Once

danniehill:

This is a post from Meredith that touched me in some deep dark places inside myself. Not from some horrors of the past but of little things that won’t release me. I hope it will touch you too or maybe open the door to the light. Or perhaps you’ll just enjoy a great post.

Tim Dittmer, http://twdittmer.com/2014/09/26/once/ ,re-blogged this post and I too am doing it as well. There must be a word for re-blogging a re-blog, but I don’t know it

Originally posted on Living is Not Mental Illness:

Once, when a baby fussed and fussed her brother went to her.  He put his head beside her’s, and brushed his finger lightly on her hand saying, “it’s okay, little sister, it’s okay…. it’s okay, little sister, it’s okay,” in a soft, sing-song way.  The baby stopped fussing because her big brother told the truth.  She felt much better now, in the presence of his comfort.  The brother spoke without knowledge of religion, or right and wrong.  When his daddy told me the story, I heard his voice catch… and I, too, became a part of the story as we shared a heartfelt moment.  I felt the glow radiating from my heart into the kitchen and worlds merged in ways I can’t describe.  I thought of Thich Nhat Hahn… and felt a rush.

???????????????????????????????Anger

is like

a howling baby,

suffering and crying.

Your anger is your baby.

The baby needs his…

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Slow reading

danniehill:

I happen to see Pauline’s comment on another site(http://romance4thebeach.wordpress.com) and really liked the name of her blog. When I visited, her latest post was so interesting I thought I would re post it. I hope you enjoy what she has to say.

Originally posted on Love the smell of books.:

Nowadays everybody has a busy life. Even reading became something we do in a hurry. I mean, i believe that many of you guys read a story very quick. Do you really read all the words?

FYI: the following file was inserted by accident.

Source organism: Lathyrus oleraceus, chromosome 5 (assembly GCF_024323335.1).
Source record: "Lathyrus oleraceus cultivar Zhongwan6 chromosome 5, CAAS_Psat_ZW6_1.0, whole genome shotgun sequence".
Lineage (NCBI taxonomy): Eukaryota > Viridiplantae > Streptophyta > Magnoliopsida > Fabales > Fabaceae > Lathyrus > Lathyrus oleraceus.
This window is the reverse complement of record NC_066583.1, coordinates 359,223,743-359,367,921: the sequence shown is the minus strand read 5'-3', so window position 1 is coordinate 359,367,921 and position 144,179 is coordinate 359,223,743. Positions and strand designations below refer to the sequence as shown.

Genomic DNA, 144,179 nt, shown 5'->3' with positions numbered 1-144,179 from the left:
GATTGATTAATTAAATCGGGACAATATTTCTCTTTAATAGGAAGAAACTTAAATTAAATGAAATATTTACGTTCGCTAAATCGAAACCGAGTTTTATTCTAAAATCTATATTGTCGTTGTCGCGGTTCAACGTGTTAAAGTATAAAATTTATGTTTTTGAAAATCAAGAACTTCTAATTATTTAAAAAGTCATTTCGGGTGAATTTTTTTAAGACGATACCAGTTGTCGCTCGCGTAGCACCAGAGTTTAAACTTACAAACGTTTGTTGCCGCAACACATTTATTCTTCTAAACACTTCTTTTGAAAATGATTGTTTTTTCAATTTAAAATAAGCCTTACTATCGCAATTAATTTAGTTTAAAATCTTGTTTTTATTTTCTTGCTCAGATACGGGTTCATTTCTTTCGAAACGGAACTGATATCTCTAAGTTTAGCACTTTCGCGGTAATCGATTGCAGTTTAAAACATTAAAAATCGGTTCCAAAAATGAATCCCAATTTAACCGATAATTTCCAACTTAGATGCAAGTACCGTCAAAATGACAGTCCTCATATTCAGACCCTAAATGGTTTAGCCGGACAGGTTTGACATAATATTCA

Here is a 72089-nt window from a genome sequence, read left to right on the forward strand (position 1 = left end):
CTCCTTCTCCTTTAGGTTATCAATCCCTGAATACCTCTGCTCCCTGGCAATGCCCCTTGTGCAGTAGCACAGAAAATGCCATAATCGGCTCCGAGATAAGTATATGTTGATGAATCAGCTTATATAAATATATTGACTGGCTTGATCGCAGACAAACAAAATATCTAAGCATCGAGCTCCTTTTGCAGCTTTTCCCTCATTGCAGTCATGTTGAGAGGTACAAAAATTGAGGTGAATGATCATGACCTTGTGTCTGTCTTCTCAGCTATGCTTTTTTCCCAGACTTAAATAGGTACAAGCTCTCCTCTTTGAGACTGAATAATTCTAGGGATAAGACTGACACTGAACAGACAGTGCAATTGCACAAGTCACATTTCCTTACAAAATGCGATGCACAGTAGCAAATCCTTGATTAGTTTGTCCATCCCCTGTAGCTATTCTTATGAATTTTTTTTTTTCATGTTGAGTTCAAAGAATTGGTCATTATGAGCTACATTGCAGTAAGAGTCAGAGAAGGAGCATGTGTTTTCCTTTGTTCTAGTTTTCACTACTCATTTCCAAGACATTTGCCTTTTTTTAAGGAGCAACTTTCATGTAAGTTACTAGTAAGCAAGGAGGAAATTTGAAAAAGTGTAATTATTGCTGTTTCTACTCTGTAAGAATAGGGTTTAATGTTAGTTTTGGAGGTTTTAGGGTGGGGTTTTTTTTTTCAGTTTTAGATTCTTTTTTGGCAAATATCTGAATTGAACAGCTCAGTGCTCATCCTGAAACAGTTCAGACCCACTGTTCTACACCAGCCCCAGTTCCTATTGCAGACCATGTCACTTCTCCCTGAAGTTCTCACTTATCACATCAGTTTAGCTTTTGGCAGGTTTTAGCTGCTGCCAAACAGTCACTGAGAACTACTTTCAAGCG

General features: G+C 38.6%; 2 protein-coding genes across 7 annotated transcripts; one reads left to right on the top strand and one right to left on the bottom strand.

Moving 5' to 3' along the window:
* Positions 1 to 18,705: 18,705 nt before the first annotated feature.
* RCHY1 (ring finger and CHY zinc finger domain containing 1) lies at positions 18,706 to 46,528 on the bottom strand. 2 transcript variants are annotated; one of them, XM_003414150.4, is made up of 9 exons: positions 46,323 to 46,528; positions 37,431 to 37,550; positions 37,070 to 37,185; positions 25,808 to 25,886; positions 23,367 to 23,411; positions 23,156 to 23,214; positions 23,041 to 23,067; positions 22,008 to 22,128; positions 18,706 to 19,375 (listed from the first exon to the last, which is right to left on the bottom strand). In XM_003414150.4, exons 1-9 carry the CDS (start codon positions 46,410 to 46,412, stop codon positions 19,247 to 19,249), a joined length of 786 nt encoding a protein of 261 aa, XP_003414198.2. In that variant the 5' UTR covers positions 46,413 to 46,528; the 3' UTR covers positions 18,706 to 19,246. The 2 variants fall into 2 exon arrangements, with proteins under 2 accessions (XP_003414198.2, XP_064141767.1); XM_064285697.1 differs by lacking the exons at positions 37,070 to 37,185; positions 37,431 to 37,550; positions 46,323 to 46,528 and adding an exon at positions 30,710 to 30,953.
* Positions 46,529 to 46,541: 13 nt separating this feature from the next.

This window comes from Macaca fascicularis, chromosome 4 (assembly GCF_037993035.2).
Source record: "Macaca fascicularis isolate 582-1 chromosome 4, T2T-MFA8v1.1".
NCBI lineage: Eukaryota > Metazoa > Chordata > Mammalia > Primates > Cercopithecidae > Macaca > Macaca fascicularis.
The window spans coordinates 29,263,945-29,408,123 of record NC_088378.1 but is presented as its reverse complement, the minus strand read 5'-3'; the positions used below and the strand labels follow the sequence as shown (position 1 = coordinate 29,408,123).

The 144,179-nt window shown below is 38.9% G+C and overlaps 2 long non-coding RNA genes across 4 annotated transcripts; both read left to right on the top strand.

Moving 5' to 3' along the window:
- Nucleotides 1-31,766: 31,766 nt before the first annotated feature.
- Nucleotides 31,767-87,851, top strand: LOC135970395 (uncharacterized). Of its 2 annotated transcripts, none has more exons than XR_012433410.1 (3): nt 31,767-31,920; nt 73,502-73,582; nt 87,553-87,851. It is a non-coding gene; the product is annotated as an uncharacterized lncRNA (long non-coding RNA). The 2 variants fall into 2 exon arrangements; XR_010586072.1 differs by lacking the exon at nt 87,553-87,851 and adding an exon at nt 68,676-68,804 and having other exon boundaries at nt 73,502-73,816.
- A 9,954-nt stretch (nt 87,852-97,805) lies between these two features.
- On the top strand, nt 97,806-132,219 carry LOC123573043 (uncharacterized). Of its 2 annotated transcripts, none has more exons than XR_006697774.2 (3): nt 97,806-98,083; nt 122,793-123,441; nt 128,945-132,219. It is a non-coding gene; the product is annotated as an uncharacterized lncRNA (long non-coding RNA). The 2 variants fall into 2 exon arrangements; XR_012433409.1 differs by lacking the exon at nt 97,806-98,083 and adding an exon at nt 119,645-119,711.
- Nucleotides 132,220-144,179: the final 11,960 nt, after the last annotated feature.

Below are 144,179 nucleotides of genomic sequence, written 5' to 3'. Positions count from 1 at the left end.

In New Zealand is a bookclub, who comes together every week. Not to talk about books, but to read for an hour, slowly. It’s called Slowreading. No cellphones, getting a drink and just start reading. Read every word what’s written, taste every word and think about it when you read it.

I mean, i read there are so many benefits if you read slow. Your stress will be reduce quickly, your concentration will be much better and your empathy will be ever better. When you’re reading slow for six minutes a day, it will reduce your stress two times more then when your read quick.
It’s not news that many people haven’t the time anymore…

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Washing Day, Wondering

danniehill:

This painting takes me back to my time in Thailand–even though it comes from a photo taken in India. It truly speaks to me of what I miss. I hope you’ll enjoy this art by Laurie Bostian which is inspired by John Grant– a very talented fellow in Ireland. Visit them and enjoy.

Originally posted on Personal Artist, Laurie Bostian:

Many thanks to John Grant for allowing me to paint this using his brilliant photography!

Many thanks to John Grant for allowing me to paint this using his brilliant photography!

The original photo use for this piece can be found here: http://meticulousmick.wordpress.com/2014/03/#jp-carousel-3295
image